threshold [s]late119 ± 18 58 ± 16a128 ± 1617 ± 17a10 ± 8a
VEHICLEGBP [10]GBP [20]GBP [40]Morphine [10]
nociceptiveearly106 ± 15 98 ± 20102 ± 1772 ± 10 8 ± 6a
threshold [s]late111 ± 24133 ± 30118 ± 1373 ± 13 0 ± 0a
aindicates a significant difference in comparison with the vehicle treated group (p < 0.05; Dunnett's test)

A clear nociceptive response was induced by formalin. SPM-927 dose dependently suppressed the nociceptive response. The efficacy of SPM 927 was similar to that of morphine i.e. a near complete reversal of the formalin-induced nociception. GBP slightly but not significantly inhibited the nociceptive response induced by formalin

EXAMPLE 5

The following Tables 8 and 9 show the effects of harkoseride (hereinafter referred tows SPM 927), carbamazepine, levetiracetam, gabapentin and morphine in the neuropathic pain (CHUNG) test in the rat. Eight (8) rats per group were used.

Table 8 shows the examined effects by tactile stimulation on lesioned paw.

Table 9 shows the examined effects by thermal stimulation on lesioned paw.

In general, all compounds showed more pronounced effects on tactile nociceptive stimulation than on thermal nociceptive stimulation, and SPM 927 was minimum comparable, but usually more potent than the reference compounds.

TABLE 8
EFFECTS OF SPM 927, CARBAMAZEPINE, LEVETIRACETAM
GABAPENTIN AND MORPHINE
IN THE NEUROPATHIC PAIN (CHUNG) TEST
IN THE RAT
(8 RATS PER GROUP)
TACTILE STIMULATION
(lesioned paw)
FORCE INDUCING
PAW-WITHDRAWAL
TREATMENT(g)
(mg/kg)p
i.p. −30 minmean ± s.e.m.value% change
Sham control63.3 ± 4.5
Lesioned control17.4 ± 2.2*** (a)0.000−73% (a)
SPM 927 (8)27.2 ± 4.9 NS (b)0.094+56% (b)
SPM 927 (16)24.4 ± 3.0 NS (b)0.086+40% (b)
SPM 927 (32)37.6 ± 6.1** (b)0.008+116% (b) 
Carbamazepine21.0 ± 2.3 NS (b)0.275+21% (b)
(16)
Carbamazepine38.4 ± 8.1* (b)0.026+121% (b) 
(32)
Carbamazepine39.2 ± 9.1* (b)0.036+125% (b) 
(64)
Levetiracetam23.0 ± 4.0 NS (b)0.243+32% (b)
(16)
Levetiracetam25.0 ± 5.2 NS (b)0.199+44% (b)
(32)
Levetiracetam19.8 ± 4.1 NS (b)0.612+14% (b)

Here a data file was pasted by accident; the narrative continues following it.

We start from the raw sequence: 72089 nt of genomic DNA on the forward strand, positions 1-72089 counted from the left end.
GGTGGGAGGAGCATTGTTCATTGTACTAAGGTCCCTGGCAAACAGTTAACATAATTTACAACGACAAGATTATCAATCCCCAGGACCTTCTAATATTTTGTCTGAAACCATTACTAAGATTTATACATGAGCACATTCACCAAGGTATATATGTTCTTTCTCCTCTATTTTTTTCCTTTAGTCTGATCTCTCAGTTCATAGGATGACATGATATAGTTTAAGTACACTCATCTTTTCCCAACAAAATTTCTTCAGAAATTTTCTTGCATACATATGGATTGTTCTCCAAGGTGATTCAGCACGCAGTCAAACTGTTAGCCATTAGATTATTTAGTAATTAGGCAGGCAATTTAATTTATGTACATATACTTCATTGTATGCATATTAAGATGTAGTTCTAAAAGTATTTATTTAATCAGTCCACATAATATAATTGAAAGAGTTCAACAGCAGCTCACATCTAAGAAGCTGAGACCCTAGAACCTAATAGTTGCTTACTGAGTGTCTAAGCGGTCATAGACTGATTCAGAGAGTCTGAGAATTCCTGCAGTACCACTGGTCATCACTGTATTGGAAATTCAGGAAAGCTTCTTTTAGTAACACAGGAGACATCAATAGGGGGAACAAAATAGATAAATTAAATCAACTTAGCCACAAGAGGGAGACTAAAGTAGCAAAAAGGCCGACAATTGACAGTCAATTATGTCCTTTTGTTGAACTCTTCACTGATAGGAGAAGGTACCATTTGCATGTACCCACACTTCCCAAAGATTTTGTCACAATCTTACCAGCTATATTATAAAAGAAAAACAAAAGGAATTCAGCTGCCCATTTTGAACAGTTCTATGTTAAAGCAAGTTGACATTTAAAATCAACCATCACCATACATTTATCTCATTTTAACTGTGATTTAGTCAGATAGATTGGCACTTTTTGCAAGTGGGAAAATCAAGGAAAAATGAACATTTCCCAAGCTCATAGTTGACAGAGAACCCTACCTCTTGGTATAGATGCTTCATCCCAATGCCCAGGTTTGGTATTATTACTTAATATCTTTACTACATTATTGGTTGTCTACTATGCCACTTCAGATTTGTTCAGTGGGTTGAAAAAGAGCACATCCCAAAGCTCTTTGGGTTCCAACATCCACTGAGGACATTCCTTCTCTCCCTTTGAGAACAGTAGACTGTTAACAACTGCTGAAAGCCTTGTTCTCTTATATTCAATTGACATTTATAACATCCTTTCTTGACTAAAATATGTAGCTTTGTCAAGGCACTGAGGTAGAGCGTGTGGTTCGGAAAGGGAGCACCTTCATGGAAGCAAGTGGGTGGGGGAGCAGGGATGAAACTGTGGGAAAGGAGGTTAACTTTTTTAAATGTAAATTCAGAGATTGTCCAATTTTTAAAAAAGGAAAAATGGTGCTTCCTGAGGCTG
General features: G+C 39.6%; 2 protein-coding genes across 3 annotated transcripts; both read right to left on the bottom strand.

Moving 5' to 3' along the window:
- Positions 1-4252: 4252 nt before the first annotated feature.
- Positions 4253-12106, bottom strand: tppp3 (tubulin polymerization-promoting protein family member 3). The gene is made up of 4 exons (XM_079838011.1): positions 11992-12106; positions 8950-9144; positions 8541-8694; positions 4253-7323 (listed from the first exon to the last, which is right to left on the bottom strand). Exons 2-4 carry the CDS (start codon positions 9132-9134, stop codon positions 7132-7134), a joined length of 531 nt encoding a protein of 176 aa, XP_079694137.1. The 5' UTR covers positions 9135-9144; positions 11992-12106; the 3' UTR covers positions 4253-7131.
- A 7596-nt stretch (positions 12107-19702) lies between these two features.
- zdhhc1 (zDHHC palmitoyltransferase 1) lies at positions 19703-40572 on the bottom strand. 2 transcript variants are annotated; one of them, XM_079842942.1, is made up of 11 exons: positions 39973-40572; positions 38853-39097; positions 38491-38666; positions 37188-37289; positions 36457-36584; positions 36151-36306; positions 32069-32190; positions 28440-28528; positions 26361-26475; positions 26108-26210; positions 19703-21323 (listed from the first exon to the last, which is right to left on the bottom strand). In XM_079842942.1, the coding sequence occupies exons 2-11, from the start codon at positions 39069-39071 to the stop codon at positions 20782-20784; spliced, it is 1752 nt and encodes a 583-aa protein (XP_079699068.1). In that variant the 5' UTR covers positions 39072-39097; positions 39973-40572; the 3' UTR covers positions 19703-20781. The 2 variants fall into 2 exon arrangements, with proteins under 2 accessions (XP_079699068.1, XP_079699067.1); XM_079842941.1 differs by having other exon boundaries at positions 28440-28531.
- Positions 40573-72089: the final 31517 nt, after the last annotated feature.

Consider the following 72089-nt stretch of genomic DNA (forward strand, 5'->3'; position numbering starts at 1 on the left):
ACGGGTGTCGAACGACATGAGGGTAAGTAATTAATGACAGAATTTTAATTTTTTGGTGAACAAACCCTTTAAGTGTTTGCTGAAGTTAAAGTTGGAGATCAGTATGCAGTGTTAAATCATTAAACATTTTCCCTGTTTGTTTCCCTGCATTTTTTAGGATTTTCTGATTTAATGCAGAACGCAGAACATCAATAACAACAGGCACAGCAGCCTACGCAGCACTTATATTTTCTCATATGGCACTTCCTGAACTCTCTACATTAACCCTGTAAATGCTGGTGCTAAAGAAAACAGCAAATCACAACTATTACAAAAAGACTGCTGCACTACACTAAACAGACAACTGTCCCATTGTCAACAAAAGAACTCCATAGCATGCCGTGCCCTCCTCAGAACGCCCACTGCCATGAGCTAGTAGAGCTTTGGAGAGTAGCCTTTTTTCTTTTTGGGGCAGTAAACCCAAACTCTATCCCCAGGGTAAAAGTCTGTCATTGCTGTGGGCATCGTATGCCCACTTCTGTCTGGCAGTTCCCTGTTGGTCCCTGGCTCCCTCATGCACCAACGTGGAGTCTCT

(64)
Gabapentin (32)17.2 ± 3.0 NS (b)0.959 −1% (b)
Gabapentin (64)23.5 ± 4.2 NS (b)0.219+35% (b)
Gabapentin (128)33.6 ± 6.7* (b)0.038+93% (b)
Morphine (16)45.9 ± 8.8** (b)0.007+164% (b) 
Student's t t st (non-paired):
NS = Not Significant;
*= p < 0.05;
**= p < 0.01;
***= p < 0.001
(a) compared with sham control
(b) compared with lesioned control

TABLE 9
EFFECTS OF SPM 927, CARBAMAZEPINE, LEVETIRACETAM
GABAPENTIN AND MORPHINE
IN THE NEUROPATHIC PAIN (CHUNG) TEST
IN THE RAT
(8 RATS PER GROUP)
THERMAL STIMULATION
(lesioned paw)
PAW-WITHDRAWAL LATENCY
TREATMENT(sec)
(mg/kg)p
i.p. −30 minmean ± s.e.m.value% change
Sham control40.6 ± 2.2
Lesioned control16.3 ± 4.4*** (a)0.000−60% (a)
SPM 927 (8)26.1 ± 5.4 NS (b)0.180+60% (b)
SPM 927 (16)16.8 ± 4.5 NS (b)0.933 +3% b)
SPM 927 (32)21.1 ± 5.6 NS (b)0.512+29% (b)
Carbamazepine35.6 ± 4.1** (b)0.006+118% (b) 
(16)
Carbamazepine22.7 ± 4.3 NS (b)0.315+39% (b)
(32)
Carbamazepine28.8 ± 6.9 NS (b)0.147+77% (b)
(64)
Levetiracetam19.0 ± 3.6 NS (b)0.641+17% (b)
(16)
Levetiracetam17.1 ± 2.9 NS (b)0.882 +5% (b)
(32)
Levetiracetam26.6 ± 6.0 NS (b)0.187+63% (b)
(64)
Gabapentin (32)19.3 ± 3.6 NS (b)0.611+18% (b)
Gabapentin (64)28.5 ± 5.4 NS (b)0.101+75% (b)
Gabapentin (128)27.1 ± 5.2 NS (b)0.135+66% (b)
Morphine (16)42.4 ± 1.9*** (b)0.000+160% (b) 
Stud nt's t t st (non-paired):
NS = Not Significant;
**= p < 0.01;
***= p < 0.001
(a) compared with sham control
(b) compared with lesioned control